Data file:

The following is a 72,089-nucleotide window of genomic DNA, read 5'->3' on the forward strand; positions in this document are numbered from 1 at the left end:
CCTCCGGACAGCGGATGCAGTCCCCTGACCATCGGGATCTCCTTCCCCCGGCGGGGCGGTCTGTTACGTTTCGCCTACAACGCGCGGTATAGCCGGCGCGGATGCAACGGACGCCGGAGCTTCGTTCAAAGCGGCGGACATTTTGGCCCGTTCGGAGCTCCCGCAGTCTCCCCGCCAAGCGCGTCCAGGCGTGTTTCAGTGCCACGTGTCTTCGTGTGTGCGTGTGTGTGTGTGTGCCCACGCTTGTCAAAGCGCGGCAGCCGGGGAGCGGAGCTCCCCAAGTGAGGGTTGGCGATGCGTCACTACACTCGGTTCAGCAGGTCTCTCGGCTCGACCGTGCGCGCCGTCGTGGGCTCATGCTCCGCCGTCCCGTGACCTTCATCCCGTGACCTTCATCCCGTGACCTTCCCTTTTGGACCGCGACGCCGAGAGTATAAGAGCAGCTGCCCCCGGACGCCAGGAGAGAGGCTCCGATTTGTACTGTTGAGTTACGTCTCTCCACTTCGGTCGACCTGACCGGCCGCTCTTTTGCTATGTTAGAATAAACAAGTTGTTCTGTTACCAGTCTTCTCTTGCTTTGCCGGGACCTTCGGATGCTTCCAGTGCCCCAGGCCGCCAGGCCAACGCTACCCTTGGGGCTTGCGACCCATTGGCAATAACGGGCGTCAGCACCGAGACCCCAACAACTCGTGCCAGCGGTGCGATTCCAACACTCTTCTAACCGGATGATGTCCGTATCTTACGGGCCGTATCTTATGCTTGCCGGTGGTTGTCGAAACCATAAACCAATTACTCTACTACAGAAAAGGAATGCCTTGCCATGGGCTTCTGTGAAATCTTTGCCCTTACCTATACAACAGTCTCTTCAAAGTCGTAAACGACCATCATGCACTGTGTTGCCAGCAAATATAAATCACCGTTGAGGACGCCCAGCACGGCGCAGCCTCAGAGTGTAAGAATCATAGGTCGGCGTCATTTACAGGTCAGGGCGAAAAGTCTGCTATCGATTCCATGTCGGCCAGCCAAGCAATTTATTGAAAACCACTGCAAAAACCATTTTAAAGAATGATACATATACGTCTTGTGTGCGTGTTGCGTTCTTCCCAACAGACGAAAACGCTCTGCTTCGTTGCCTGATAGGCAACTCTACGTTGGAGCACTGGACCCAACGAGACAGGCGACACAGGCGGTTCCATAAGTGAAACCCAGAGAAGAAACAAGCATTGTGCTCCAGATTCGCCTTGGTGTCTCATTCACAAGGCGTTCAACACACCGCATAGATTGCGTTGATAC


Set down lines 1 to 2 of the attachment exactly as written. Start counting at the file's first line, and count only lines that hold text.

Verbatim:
The following is a 72,089-nucleotide window of genomic DNA, read 5'->3' on the forward strand; positions in this document are numbered from 1 at the left end:
CCTCCGGACAGCGGATGCAGTCCCCTGACCATCGGGATCTCCTTCCCCCGGCGGGGCGGTCTGTTACGTTTCGCCTACAACGCGCGGTATAGCCGGCGCGGATGCAACGGACGCCGGAGCTTCGTTCAAAGCGGCGGACATTTTGGCCCGTTCGGAGCTCCCGCAGTCTCCCCGCCAAGCGCGTCCAGGCGTGTTTCAGTGCCACGTGTCTTCGTGTGTGCGTGTGTGTGTGTGTGCCCACGCTTGTCAAAGCGCGGCAGCCGGGGAGCGGAGCTCCCCAAGTGAGGGTTGGCGATGCGTCACTACACTCGGTTCAGCAGGTCTCTCGGCTCGACCGTGCGCGCCGTCGTGGGCTCATGCTCCGCCGTCCCGTGACCTTCATCCCGTGACCTTCATCCCGTGACCTTCCCTTTTGGACCGCGACGCCGAGAGTATAAGAGCAGCTGCCCCCGGACGCCAGGAGAGAGGCTCCGATTTGTACTGTTGAGTTACGTCTCTCCACTTCGGTCGACCTGACCGGCCGCTCTTTTGCTATGTTAGAATAAACAAGTTGTTCTGTTACCAGTCTTCTCTTGCTTTGCCGGGACCTTCGGATGCTTCCAGTGCCCCAGGCCGCCAGGCCAACGCTACCCTTGGGGCTTGCGACCCATTGGCAATAACGGGCGTCAGCACCGAGACCCCAACAACTCGTGCCAGCGGTGCGATTCCAACACTCTTCTAACCGGATGATGTCCGTATCTTACGGGCCGTATCTTATGCTTGCCGGTGGTTGTCGAAACCATAAACCAATTACTCTACTACAGAAAAGGAATGCCTTGCCATGGGCTTCTGTGAAATCTTTGCCCTTACCTATACAACAGTCTCTTCAAAGTCGTAAACGACCATCATGCACTGTGTTGCCAGCAAATATAAATCACCGTTGAGGACGCCCAGCACGGCGCAGCCTCAGAGTGTAAGAATCATAGGTCGGCGTCATTTACAGGTCAGGGCGAAAAGTCTGCTATCGATTCCATGTCGGCCAGCCAAGCAATTTATTGAAAACCACTGCAAAAACCATTTTAAAGAATGATACATATACGTCTTGTGTGCGTGTTGCGTTCTTCCCAACAGACGAAAACGCTCTGCTTCGTTGCCTGATAGGCAACTCTACGTTGGAGCACTGGACCCAACGAGACAGGCGACACAGGCGGTTCCATAAGTGAAACCCAGAGAAGAAACAAGCATTGTGCTCCAGATTCGCCTTGGTGTCTCATTCACAAGGCGTTCAACACACCGCATAGATTGCGTTGATAC